Objective: To determine the prevalence and causes of low vision and blindness in a predominantly black population.
Design: Population-based prevalence study of a simple random sample of Barbados-born citizens aged 40 to 84 years.
Participants: Four thousand seven hundred nine persons (84% participation).
Methods: The standardized protocol included best-corrected visual acuity (with a Ferris-Bailey chart), automated perimetry, lens gradings (LOCS II), and an interview. Participants with visual acuity of worse than 20/30, other positive findings, and a 10% sample also had an ophthalmologic examination that evaluated the cause and extent of vision loss (resulting from that cause), if any.
Main outcome measures: Low vision and blindness were defined as visual acuity in the better eye between 6/18 and 6/120 and visual acuity worse than 6/120, respectively (World Health Organization [WHO] criteria).
Results: Of the 4631 participants with complete examinations, 4314 (93%) reported their race as black, 184 (4%) reported their race as mixed (black and white), and 133 (3%) reported their race as white or other. Low vision was found in 5.9% of the black, 2.7% of the mixed, and 3.0% of white or other participants. Bilateral blindness was similar for black and mixed race participants (1.7% and 1.6%, respectively) and was not found in whites. Among black and mixed participants, the prevalence of low vision increased with age (from 0.3% at 40-49 years to 26.8% at 80 years or older). The prevalence of blindness was higher (P < 0.001) for men than women at each age group (0.5% versus 0.3% at ages 40-49 and 10.9% versus 7.3% at 80 years or more). Sixty percent of blindness was due to open-angle glaucoma and age-related cataract, each accounting for more than one fourth of cases. Other major causes were optic atrophy or neuropathy and macular and other retinal diseases. Few cases of blindness were due to diabetic retinopathy (1.4%), and none were due to age-related macular degeneration.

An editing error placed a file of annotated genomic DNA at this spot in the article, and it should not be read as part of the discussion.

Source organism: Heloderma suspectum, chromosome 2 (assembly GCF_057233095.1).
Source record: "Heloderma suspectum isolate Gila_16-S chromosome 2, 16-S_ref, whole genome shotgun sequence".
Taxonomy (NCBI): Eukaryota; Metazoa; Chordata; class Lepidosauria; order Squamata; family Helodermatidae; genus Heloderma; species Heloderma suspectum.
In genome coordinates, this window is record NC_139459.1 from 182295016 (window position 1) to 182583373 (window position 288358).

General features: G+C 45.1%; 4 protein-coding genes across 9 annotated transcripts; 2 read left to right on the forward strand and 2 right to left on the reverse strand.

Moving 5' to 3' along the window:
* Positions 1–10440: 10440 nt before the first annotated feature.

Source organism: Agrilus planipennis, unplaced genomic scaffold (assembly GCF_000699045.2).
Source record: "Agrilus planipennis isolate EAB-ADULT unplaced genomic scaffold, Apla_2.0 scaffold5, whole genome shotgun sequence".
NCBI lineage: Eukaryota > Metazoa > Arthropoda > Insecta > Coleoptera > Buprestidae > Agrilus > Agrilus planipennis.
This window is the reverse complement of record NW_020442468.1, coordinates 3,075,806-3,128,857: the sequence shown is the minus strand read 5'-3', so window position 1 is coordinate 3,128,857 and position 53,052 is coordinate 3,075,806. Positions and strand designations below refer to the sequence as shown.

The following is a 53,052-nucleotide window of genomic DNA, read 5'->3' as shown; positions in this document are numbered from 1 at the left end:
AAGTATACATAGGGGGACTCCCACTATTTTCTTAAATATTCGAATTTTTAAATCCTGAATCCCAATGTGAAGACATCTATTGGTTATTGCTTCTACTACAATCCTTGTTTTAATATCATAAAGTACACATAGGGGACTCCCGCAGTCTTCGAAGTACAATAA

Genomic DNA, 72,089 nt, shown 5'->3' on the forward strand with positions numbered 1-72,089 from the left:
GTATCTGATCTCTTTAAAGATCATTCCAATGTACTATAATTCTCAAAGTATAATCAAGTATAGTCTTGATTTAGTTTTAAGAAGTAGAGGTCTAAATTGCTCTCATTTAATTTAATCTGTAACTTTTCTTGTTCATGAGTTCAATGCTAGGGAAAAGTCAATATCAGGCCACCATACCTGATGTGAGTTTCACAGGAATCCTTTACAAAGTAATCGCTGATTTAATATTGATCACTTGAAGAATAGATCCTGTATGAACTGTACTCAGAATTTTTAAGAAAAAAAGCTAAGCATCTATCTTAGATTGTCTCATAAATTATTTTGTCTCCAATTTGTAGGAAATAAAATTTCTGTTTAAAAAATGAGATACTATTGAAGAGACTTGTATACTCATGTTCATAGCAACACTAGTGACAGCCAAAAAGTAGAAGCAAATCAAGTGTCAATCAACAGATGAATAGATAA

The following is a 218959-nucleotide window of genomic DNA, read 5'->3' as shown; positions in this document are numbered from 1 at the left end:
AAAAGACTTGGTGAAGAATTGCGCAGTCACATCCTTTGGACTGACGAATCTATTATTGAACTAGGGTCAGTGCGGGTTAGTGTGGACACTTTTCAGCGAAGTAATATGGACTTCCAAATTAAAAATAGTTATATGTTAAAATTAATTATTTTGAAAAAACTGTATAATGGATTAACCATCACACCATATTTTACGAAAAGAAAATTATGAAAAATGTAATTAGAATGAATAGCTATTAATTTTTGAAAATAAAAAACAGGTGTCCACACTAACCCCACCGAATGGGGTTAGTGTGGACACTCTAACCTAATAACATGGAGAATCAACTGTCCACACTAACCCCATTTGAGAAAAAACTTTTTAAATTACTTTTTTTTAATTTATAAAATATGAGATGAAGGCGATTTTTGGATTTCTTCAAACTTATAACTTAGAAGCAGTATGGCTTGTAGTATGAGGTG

Conclusions: Using the WHO criteria, prevalence of visual impairment was high in this African-origin population, particularly at older ages. Most blindness was due to open-angle glaucoma and cataract, with open-angle glaucoma causing a higher proportion of blindness than previously reported. The increased prevalence of blindness in men may be due to the increased male prevalence of glaucoma in this population and warrants further investigation. Results underline the need for blindness prevention programs, with emphasis on effective treatment of age-related cataract and enhancing strategies for early detection and treatment of open-angle glaucoma.